Setting a new world record for the infinity tumble while giving hot air balloonists the show of their lives above the unique settlement of Cappadocia is all in a days work for Veso Ovcharov, Ondrej Prochazka and Petar Lončar.
Watch a record breaking infinity tumble
The guys took a trip to the Turkish site, which is renowned for its incredible pillar-like structures, and managed to set the world record for three pilots completing an infinity tumble in sync. They also managed to launch from the basket of a balloon.
The idea originally came from Petar Lončar, says fellow pilot Veso Ovcharov: "He wanted to go to this unique place where you can see many balloons all at once. They were really open to hosting us and our permit to fly in this area with the balloons was accepted."
See the trio’s synchronised spinning
Taking part in the challenge was different to previous flights as spectators were looking at them from the sky. Ovcharov explains, "The cool thing was getting to perform our acrobatics for spectators who were not on the ground, but in the air. It was a 3D moment, and nice to present for them."
The trio were able to make Cappadocia their playground and use the site to fly around and launch from. They managed 126 turns during their synchronised infinity tumble. It took an incredible amount of skill to be tumbling so fast, with other pilots close-by.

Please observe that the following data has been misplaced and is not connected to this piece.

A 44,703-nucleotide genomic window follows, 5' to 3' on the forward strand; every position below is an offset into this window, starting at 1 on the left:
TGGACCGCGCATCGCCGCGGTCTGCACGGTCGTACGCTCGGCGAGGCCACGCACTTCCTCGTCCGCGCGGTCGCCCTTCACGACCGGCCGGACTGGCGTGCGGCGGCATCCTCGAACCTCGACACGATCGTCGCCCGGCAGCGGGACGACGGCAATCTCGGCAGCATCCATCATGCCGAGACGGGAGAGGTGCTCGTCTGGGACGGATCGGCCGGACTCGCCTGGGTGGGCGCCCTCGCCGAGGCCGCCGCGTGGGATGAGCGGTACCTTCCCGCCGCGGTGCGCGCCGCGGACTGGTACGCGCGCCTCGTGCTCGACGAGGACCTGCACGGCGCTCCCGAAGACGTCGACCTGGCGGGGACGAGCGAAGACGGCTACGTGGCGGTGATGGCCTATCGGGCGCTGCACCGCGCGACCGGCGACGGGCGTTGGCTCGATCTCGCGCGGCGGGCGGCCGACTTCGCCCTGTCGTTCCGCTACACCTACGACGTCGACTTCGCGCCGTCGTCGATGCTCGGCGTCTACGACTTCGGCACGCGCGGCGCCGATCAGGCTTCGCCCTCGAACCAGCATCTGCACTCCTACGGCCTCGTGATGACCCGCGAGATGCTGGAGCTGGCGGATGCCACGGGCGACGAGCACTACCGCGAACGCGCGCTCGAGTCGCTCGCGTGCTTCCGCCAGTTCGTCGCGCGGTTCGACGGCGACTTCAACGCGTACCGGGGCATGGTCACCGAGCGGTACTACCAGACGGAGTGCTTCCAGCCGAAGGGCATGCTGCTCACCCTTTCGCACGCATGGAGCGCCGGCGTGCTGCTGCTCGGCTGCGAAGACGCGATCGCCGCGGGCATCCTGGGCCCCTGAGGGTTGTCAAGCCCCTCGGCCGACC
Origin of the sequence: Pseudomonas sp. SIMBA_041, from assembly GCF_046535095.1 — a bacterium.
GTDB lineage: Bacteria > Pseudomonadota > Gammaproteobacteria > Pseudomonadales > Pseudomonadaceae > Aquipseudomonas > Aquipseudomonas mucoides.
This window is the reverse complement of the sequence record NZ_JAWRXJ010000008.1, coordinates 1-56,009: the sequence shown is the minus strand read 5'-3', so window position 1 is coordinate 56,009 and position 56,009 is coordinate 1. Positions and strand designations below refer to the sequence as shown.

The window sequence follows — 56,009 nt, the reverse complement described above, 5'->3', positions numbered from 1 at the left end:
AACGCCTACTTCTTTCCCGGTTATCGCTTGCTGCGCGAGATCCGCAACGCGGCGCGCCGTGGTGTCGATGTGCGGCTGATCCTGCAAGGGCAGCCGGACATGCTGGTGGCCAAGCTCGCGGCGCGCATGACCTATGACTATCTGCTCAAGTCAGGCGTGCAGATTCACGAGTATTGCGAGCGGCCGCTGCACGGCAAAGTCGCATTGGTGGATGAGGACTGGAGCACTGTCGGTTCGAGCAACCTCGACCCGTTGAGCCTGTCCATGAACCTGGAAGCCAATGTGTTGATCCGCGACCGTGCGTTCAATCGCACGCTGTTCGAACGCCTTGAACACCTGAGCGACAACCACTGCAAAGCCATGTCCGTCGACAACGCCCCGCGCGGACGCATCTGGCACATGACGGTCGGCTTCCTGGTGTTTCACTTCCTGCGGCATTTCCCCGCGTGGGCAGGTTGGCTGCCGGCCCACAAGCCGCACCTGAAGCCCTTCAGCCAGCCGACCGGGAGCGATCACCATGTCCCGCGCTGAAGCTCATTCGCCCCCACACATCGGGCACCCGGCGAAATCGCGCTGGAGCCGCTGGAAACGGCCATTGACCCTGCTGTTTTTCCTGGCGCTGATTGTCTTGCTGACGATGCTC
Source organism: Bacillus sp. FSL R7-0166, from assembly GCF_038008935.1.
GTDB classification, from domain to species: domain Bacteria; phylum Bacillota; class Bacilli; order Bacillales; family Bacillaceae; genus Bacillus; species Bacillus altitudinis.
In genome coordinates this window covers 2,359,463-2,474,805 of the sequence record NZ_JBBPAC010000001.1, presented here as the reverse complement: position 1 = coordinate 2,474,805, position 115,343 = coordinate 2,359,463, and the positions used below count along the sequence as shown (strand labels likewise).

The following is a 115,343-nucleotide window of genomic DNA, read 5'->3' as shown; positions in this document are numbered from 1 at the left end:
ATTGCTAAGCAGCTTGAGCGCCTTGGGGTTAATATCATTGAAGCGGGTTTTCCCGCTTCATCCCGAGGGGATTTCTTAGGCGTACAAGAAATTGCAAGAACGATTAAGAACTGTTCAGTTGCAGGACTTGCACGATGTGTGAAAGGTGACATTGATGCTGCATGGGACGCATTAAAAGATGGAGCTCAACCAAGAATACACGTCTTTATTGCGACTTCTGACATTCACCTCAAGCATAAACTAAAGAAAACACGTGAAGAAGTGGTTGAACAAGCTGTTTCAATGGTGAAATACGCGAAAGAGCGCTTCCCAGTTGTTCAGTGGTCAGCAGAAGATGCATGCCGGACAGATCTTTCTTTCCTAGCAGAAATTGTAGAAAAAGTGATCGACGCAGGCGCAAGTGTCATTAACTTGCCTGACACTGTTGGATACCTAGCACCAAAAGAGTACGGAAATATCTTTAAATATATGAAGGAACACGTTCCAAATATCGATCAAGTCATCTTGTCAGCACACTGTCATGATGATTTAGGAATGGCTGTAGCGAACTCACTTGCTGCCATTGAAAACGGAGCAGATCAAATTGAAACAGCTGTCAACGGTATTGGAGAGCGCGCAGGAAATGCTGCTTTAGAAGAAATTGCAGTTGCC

It takes good coordination, it’s pretty extreme
– Veso Ovcharov
"It takes good coordination of safety and you need to be extremely conscious of your friends movements as it's pretty extreme," says Ovcharov.
"The manoeuvre has become pretty mainstream over the past year, with hundreds of people completing it but no one had performed it three guys side-by-side. It was exciting to perform. We entered the manoeuvre correctly but there was some interference in the trajectory and I could see my friends getting closer, so it was an emotional moment trying to ensure I could move and we were all safe," he added.
There is a lot of possibility with this manoeuvre
Now they have completed the effort with three pilots, the team are already thinking about adding more and more pilots to the mix – only the most skilled of course.
Ondrej Prochazka said the amount of turns wasn't as important as setting the record and seeing what will follow. He is enthusiastic about the potential there is to add more pilots into the mix: "We could go for 500 turns, but that's not the point, we wanted to establish the record in this amazing place. So we tried to deliver and turn in sync and hopefully in the future we can go for four, five, six, seven or more.
"The limit is only getting the pilots together as the greater the number the more technical it becomes. Four or five for me is definitely possible and we are doing a lot of training here in Norway at the moment. But we could do a lot more. Lets see if time and skills will get us there."